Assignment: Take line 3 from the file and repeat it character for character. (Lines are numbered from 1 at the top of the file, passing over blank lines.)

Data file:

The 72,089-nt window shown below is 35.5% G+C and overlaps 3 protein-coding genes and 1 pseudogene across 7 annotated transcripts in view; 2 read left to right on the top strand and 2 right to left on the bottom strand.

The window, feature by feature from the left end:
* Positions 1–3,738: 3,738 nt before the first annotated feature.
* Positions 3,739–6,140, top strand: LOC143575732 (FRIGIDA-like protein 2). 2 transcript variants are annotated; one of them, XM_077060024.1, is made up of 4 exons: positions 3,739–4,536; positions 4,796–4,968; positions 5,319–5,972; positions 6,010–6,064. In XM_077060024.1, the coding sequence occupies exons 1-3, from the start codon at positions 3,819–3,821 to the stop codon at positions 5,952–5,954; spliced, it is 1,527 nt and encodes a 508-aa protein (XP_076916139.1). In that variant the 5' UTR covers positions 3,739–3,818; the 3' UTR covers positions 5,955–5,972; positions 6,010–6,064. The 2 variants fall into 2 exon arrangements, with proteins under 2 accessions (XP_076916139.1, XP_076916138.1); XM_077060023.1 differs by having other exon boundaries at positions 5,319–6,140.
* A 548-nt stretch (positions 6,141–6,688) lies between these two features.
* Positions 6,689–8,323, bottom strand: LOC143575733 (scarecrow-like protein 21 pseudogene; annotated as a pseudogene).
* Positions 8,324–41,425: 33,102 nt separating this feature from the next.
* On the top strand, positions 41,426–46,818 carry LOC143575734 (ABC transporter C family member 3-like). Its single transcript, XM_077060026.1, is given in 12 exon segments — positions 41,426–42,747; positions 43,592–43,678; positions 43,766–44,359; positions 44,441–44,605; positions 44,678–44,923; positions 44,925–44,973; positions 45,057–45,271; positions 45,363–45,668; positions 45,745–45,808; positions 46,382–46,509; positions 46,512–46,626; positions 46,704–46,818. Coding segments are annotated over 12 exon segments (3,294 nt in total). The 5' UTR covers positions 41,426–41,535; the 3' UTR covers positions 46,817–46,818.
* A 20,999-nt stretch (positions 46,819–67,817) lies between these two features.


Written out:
* Positions 1–3,738: 3,738 nt before the first annotated feature.